India was an experience that I must share, beginning with my expectations going into this race that became an adventure more than a race.
I honestly never expect to do a MTB race from February 1 through April 15th. It’s tax season and that’s the deal I made with my boss, Adrienne. I can have flexible hours for racing throughout the year and train, but those months I’m committed to being at the office.
When Thomas and Yeti approached me about the Ultimate Uttarakhand Himalaya MTB Challenge I shrugged it off at first. Then Yeti sent me the official letter from India tourism saying that all my expenses were paid for, and I would be one of the first women to participate. At the time, all I could selfishly think was WHAT!!?? FREE TRIP TO INDIA!!!!!!!!!
After Adrienne read the letter and said, “YOU HAVE TO GO!!” I booked my ticket and planned the training schedule out with Drew. This happened just a few weeks before I was to fly out, so it was crunch time at work and that’s all I did before I left for India. Work, train, work, work, sleep, train, walk Dale! Those three weeks flew by and I never gave too much thought to what it really meant to be one of its first women participants. I was just excited to get to use India as a great training block for my next races in May. Almost 900km, not counting all the miles to and from the hotels, and load of climbing. I was excited for what I expected to be a week of training/vacation in India!
The day had come to leave, and I wasn’t ready. Luckily, I have the best mom ever that became my personal assistant, running my errands all over town. Going to Harper’s to pick up last minute supplies, going to Podium Sports to pick up probiotics and a kit, and helping pack all my clothes. At lunch Zirkle texted me to inform me because of the thunderstorms our flight was canceled. NO!!! I’m not going to get to go to India!!? Complete freak out mode. How could I have worked my ass off to not be getting on that plane. Thomas was flying out of Atlanta at 6 so we speedily changed our tickets and my mom drove us down. Hero status!! We ended up getting delayed out of Atlanta though and not making our flight out of Newark to New Delhi by 5 minutes. Yes! 5 minutes! Next flight out was 24 hours later. Bummer! The three of us complained for quite a while but sucked it up and went to a hotel to wait it out. Luckily Zirkle did his residency there and knew a little about the streets of New York. I forced him to take us on a tour, and we ended up taking a bus, subway, trains, had good food, and got to visit the 9/11 memorial. I even squeezed in some last-minute work before we got on the plane! Not to shabby of a layover.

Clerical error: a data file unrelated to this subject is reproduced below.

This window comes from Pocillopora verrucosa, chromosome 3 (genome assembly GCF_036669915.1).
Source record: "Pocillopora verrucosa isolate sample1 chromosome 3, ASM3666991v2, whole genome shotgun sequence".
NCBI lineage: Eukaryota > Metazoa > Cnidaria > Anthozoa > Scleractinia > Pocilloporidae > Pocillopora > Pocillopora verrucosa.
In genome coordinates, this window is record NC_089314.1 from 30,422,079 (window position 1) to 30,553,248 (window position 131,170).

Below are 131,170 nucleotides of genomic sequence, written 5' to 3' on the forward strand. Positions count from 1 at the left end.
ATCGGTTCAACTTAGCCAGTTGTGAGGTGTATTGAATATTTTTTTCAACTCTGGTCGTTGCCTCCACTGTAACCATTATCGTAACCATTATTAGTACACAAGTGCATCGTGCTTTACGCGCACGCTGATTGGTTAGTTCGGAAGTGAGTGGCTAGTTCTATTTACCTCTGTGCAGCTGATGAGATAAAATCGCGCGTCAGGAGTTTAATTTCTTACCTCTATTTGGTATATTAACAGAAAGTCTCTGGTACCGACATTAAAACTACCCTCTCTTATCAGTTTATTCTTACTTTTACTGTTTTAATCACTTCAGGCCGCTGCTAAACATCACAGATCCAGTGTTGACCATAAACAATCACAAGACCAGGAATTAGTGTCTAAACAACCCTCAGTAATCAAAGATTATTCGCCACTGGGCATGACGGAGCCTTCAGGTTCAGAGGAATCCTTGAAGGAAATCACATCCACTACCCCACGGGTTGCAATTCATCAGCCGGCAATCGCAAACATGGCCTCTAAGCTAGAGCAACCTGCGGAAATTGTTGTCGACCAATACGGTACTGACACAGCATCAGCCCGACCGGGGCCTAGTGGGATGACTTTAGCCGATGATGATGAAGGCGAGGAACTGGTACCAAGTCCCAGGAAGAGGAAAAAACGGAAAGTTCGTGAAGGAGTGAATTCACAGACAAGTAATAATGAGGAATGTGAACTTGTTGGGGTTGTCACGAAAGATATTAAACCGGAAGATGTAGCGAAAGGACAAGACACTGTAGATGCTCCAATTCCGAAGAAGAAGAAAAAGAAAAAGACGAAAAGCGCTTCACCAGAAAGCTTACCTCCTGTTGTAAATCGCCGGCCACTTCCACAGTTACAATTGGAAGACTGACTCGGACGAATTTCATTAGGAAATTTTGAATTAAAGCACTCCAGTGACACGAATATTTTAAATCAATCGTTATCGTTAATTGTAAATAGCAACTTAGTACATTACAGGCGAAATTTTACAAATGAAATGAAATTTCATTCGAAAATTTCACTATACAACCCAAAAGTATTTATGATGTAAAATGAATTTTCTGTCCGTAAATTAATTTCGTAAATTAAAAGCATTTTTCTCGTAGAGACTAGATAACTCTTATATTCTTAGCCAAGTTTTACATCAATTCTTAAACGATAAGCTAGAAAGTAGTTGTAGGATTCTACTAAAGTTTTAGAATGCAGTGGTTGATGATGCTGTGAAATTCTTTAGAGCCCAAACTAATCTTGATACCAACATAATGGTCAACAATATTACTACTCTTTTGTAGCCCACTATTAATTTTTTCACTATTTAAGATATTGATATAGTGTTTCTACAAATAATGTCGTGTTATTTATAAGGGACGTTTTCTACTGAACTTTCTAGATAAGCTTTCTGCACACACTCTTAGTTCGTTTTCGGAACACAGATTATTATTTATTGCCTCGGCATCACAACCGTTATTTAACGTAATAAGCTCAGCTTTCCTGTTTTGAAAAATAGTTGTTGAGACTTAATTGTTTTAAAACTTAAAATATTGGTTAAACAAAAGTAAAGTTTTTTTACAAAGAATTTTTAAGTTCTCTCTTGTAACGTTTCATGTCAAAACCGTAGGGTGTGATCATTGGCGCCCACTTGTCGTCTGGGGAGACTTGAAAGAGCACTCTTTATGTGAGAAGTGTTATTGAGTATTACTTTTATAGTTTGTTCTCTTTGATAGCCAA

Finally, though we make it to India! The trip has officially started and I was ready to get this party started! First up on the adventure… An 8-hour bus ride up to Naini Tal. Immediately I was in culture shock. I cannot express the magnitude of the amount of people there are in India. Every nook and cranny and I’m not exaggerating. Traffic in New Delhi had me all puckered up at first. Lanes, red lights, one ways, and other traffic procedures seem to be just suggestions in India. Yeti referred to it as harmonic Chaos. Somehow it works, but as an American, I still found myself trying not to look.
On the bus there were 10 of the foreigners brought in to do the race, and probably another 10 that would be meeting us up at the top of the mountain. There were a few ladies on the bus and they looked fit. I had some competition and I was excited and nervous and ready to get the race underway.